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Author Topic: Bus Lug Bolts  (Read 4940 times)
gus
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« on: February 25, 2010, 07:43:59 PM »

After finding two stripped lug bolts on the rear of my 4104 I was surprised to find out that they are not like truck lug bolts.

These bolts are serrated and tapered like others but are held in the hub by nuts instead of having heads like most lug bolts??

I had always assumed new ones could be found at any heavy vehicle parts store. Not so, my local guy can't even get them.

Luckily I found them at my closest bus parts guy. I have no idea if other buses have this type but it is a good idea to find out ahead of time.

For reference they are Euclid p/n E-5920 w/L or R at the end for the thread direction you want. These are the 3/4" rears and come in different lengths. Fronts are larger, I didn't get that number but I did order five extras for each wheel.

Now comes the fun part of changing them - any helpful ideas?
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gumpy
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« Reply #1 on: February 26, 2010, 05:59:56 AM »

There's a page on my website that shows some do's and don't's on changing them. 

Best is to take the hub off and check the bearings and replace the seals, if you haven't done that recently. It's easiest to get the studs out with the hub off, but not impossible to
do it with the hub on. Disassemble the brakes and get them out of the way if you leave the hub on.

Basically, take the retaining nut off and drive the stud out of the hub with a large hammer. Put antiseize on the new stud and insert it in the hole. Then use a length of pipe about
1" diameter to just fit over the stud and seat on the flange and drive the new stud into the hub. Install new crimp-lock retaining nut and torque to specs. Pretty simple. Do not pound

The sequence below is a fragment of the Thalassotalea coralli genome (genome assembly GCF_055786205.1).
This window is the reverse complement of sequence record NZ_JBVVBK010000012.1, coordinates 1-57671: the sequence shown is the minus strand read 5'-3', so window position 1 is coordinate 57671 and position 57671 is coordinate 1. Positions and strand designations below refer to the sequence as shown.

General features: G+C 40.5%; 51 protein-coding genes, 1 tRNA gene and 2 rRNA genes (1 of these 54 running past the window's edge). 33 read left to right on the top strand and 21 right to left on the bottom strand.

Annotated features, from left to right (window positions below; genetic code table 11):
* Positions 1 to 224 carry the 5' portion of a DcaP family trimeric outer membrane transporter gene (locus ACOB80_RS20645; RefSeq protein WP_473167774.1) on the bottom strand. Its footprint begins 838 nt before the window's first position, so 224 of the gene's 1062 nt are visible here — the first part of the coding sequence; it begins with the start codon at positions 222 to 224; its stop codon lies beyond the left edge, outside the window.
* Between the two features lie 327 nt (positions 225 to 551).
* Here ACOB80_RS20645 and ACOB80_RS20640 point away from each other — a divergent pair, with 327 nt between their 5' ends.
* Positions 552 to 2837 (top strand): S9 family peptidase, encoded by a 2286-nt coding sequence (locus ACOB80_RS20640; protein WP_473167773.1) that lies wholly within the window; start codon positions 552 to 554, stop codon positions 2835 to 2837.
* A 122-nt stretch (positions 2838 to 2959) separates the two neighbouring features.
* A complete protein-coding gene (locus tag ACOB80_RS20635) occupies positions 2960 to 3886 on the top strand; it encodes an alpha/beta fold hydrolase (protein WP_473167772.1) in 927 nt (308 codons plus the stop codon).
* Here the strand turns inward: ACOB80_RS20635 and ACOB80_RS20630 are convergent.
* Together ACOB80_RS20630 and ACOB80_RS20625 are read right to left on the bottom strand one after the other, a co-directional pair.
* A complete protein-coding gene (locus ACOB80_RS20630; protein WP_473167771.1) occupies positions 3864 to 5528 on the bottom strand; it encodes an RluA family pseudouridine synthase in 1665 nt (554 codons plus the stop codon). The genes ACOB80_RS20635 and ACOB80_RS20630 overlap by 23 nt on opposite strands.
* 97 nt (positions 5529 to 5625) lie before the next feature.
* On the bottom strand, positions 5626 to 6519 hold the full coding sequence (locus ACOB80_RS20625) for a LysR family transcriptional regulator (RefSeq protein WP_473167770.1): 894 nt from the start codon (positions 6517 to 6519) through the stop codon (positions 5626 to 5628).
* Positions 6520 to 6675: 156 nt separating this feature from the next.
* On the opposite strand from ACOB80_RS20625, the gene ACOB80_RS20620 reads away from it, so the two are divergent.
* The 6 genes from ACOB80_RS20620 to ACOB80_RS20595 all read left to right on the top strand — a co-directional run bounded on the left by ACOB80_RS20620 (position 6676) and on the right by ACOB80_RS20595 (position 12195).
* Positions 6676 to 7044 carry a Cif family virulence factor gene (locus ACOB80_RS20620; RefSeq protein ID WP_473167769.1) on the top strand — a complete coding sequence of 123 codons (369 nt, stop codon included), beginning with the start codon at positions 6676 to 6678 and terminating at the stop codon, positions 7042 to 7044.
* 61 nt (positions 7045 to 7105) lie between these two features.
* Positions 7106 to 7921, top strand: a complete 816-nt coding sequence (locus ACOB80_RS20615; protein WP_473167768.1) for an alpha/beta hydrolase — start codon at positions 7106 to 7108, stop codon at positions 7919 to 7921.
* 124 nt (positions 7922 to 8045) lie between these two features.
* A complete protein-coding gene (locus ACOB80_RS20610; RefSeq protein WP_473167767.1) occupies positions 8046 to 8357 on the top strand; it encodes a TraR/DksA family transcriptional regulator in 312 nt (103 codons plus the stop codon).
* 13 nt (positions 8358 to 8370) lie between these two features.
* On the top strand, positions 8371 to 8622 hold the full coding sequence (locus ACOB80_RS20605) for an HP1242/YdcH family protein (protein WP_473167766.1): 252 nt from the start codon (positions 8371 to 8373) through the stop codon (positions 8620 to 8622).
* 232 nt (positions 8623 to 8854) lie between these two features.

on the stud end to insert it in the hub. That will compress the stud and swell it and your wheel nuts won't fit. Don't pull it in with the retaining nut. That could stretch the stud and fatigue
it. They should be pressed in using the flange or on a large hydraulic press.

craig
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Craig Shepard
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kyle4501
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« Reply #2 on: February 26, 2010, 07:35:00 AM »

I just consulted my manuals, both the original & the rebuild (PD4501). I was disappointed they didn't cover replacing wheel studs.


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johns4104s
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« Reply #3 on: February 26, 2010, 11:07:53 AM »

Use Craig's site it is second to none.

John
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gumpy
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« Reply #4 on: February 26, 2010, 02:54:15 PM »

Use Craig's site it is second to none.


Wow. When you really stop and thing about that saying, it's not really a good thing.  Isn't it really saying that my site ranks second to having no site at all??  Roll Eyes
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Craig Shepard
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JackConrad
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« Reply #5 on: February 26, 2010, 03:11:02 PM »

HMMM, I read it as your site is never second to any site, always first.  Jack
« Last Edit: February 27, 2010, 05:27:02 AM by JackConrad » Logged

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gus
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« Reply #6 on: February 26, 2010, 04:30:44 PM »

Good stuff Craig, thanks. Your website is on my bookmark.